Hacking was 'standard practice'

2011-07-10 08:03

London - Illegal voicemail hacking was "standard practice" at Britain's best-selling Sunday newspaper, and then covered up by executives, according to a senior police officer who was asked to investigate the matter in 2009.

After years of allegations about the News of the World's tapping of voicemails of celebrities and politicians, the scandal reached a tipping point this week when it was alleged that in 2002 the paper had listened to the voicemail of Milly Dowler, a missing schoolgirl who was later found murdered, and even deleted some of her messages to make room for more.

Assistant Police Commissioner John Yates told the Sunday Telegraph newspaper that senior News of the World executives had failed to cooperate with police during a 2005-06 investigation into the practice.

"The only reason you now have a new investigation is because the News of the World produced new material and new evidence," he was quoted as saying.

He said the new investigation had been prompted by "material that was completely available to them in 2005-06".


"It makes their assurances in 2005-06 look very shaky."

He acknowledged that the reputation of London's Metropolitan Police had been "very damaged" by its failures to investigate more fully, adding: "I have regrettably said the initial inquiry was a success. Clearly now that looks very different."

"In fairness, in 2005-06 and even in 2009 (when Yates failed to reopen the inquiry), did we think hacking was standard practice? I don't think anybody knew. Now it's different."

Allegations that a growing list of victims included relatives of Britain's war dead and of those killed in the 2005 London transport bombings outraged readers and caused many firms to pull advertising, prompting a decision to shut the paper.

In the coming days police will question Rebekah Brooks, chief executive of News International, owner of the News of the World and News Corp's other British newspapers, the Sunday Telegraph reported, quoting a senior News International source. Police declined to comment.


It was under Brooks's editorship that an investigator working for the newspaper is said to have hacked into Dowler's voicemail. Brooks says she did not know about the hacking.

The scandal has also brought to light accusations that journalists working for Murdoch and others illegally paid police for information.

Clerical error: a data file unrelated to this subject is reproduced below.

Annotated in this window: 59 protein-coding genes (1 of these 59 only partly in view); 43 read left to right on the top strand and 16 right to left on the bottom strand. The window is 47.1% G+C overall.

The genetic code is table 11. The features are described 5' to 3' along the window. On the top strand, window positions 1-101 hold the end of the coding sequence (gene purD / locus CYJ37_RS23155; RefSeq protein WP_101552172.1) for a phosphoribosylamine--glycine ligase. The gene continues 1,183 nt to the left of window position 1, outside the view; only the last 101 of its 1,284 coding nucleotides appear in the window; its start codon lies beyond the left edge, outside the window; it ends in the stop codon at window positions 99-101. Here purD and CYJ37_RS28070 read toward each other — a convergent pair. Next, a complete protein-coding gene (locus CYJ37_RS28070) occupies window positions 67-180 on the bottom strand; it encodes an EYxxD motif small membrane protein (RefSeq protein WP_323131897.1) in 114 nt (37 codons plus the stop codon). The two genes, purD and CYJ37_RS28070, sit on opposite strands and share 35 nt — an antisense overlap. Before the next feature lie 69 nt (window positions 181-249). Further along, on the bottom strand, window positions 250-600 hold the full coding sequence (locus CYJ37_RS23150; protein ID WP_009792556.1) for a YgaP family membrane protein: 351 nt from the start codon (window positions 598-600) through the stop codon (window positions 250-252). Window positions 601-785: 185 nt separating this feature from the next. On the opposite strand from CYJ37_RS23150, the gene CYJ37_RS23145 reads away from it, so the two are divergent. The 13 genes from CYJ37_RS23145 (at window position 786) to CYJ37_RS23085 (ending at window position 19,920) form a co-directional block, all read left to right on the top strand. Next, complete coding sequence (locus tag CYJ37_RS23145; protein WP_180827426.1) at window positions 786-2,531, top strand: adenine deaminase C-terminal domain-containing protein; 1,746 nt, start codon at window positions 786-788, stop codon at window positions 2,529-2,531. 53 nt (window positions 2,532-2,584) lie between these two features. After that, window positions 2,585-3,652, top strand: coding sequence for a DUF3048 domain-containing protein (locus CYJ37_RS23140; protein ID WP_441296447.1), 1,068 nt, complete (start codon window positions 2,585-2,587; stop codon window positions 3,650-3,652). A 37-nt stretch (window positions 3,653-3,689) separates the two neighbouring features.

Murdoch said on Saturday that Brooks had his full support and no management changes were planned as a result of the scandal.

Prime Minister David Cameron has announced two enquiries relating to the scandal. One of them, led by a judge, will look at the way the police investigated the allegations against News of the World and the relationship between newspapers and the police.

  • tiotudg - 2011-07-10 08:52

    Looi hulle!

  • michael.e.bowery - 2011-07-10 09:16

    After the end of the Second World War the USA and Britain entered into an agreement which set up PROJECT P415. The largest overseas station in the Project P415 network is the US satellite and communications base at Menwith Hill, near Harrogate Yorkshire. It is run undercover by the NSA and taps into all Britain’s main national and international communications networks. Primarily intended for international intelligence gathering it can be used if necessary for domestic traffic throughout UK. This, by the nature of this facility includes monitoring of all communications including faxing, telephones and mobile phones - in other words `hacking' So whats new in what the NOTW got up to? In today's communication age - Nothing is secret anymore, so all those who are aghast at what NOTW did, should wake up to the real world out there.

      Grayman - 2011-07-10 12:20

      The difference is that Project P415 was set up by the government to monitor potential national threats and gather information. In a perfect world we would hope that that is all they did. In the case of the NOTW they used hacking for selfish and financial gain. That is a far cry from the noble intentions of Project P415. The saddest part of it is that the NOTW was driven by financial greed to feed the ever-increasing hunger for gossip. Our society should be ashamed of itself that we have allowed this sort of gutter journalism to flourish.

      Christopher - 2011-07-10 12:40

      You haven't said how many people have been saved by this so called "hacking" by terriost threats or stopped, Hacking & Monitoring btw are two differnt things, Hacking implys breaking in, Monitoring implys they're just got a computer searching for keywords, and phone company reroute system throught this computer!

      Barry - 2011-07-10 14:46

      Yes , but what NOTW did was for commercial profit , when governments "listen" in it is for national , international security ! NOTW gave false hope to the family of Milly that she was still alive when they deleted her personal voicemail !

  • rumsour - 2011-07-10 13:35

    "Big Brother is watching!" and now so is everyone else. Think very carefully before leaving a message, sending a text or even speaking on your cellphone/smart phone, remember, someone is monitoring you.

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